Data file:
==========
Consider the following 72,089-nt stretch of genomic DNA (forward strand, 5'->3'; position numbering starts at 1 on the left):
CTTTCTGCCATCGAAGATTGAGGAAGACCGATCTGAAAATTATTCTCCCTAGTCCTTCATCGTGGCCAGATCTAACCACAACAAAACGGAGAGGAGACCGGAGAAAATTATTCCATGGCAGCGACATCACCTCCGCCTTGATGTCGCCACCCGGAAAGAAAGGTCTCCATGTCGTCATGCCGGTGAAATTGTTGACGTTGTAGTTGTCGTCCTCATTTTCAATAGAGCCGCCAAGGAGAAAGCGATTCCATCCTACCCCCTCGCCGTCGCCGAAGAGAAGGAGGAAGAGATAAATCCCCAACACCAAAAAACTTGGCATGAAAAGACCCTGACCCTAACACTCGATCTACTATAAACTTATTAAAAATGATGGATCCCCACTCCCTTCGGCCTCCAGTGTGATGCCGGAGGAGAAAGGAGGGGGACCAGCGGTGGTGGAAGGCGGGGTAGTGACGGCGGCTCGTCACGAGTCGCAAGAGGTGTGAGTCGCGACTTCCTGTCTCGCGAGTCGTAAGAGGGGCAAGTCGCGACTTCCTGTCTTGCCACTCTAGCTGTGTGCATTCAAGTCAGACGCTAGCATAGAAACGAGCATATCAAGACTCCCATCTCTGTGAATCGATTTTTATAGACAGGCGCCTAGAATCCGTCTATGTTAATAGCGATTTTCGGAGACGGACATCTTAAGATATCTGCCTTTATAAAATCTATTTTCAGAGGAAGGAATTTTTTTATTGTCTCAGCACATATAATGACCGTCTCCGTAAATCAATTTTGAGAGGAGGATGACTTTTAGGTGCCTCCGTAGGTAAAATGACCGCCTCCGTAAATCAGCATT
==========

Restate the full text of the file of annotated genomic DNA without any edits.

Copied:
Consider the following 72,089-nt stretch of genomic DNA (forward strand, 5'->3'; position numbering starts at 1 on the left):
CTTTCTGCCATCGAAGATTGAGGAAGACCGATCTGAAAATTATTCTCCCTAGTCCTTCATCGTGGCCAGATCTAACCACAACAAAACGGAGAGGAGACCGGAGAAAATTATTCCATGGCAGCGACATCACCTCCGCCTTGATGTCGCCACCCGGAAAGAAAGGTCTCCATGTCGTCATGCCGGTGAAATTGTTGACGTTGTAGTTGTCGTCCTCATTTTCAATAGAGCCGCCAAGGAGAAAGCGATTCCATCCTACCCCCTCGCCGTCGCCGAAGAGAAGGAGGAAGAGATAAATCCCCAACACCAAAAAACTTGGCATGAAAAGACCCTGACCCTAACACTCGATCTACTATAAACTTATTAAAAATGATGGATCCCCACTCCCTTCGGCCTCCAGTGTGATGCCGGAGGAGAAAGGAGGGGGACCAGCGGTGGTGGAAGGCGGGGTAGTGACGGCGGCTCGTCACGAGTCGCAAGAGGTGTGAGTCGCGACTTCCTGTCTCGCGAGTCGTAAGAGGGGCAAGTCGCGACTTCCTGTCTTGCCACTCTAGCTGTGTGCATTCAAGTCAGACGCTAGCATAGAAACGAGCATATCAAGACTCCCATCTCTGTGAATCGATTTTTATAGACAGGCGCCTAGAATCCGTCTATGTTAATAGCGATTTTCGGAGACGGACATCTTAAGATATCTGCCTTTATAAAATCTATTTTCAGAGGAAGGAATTTTTTTATTGTCTCAGCACATATAATGACCGTCTCCGTAAATCAATTTTGAGAGGAGGATGACTTTTAGGTGCCTCCGTAGGTAAAATGACCGCCTCCGTAAATCAGCATT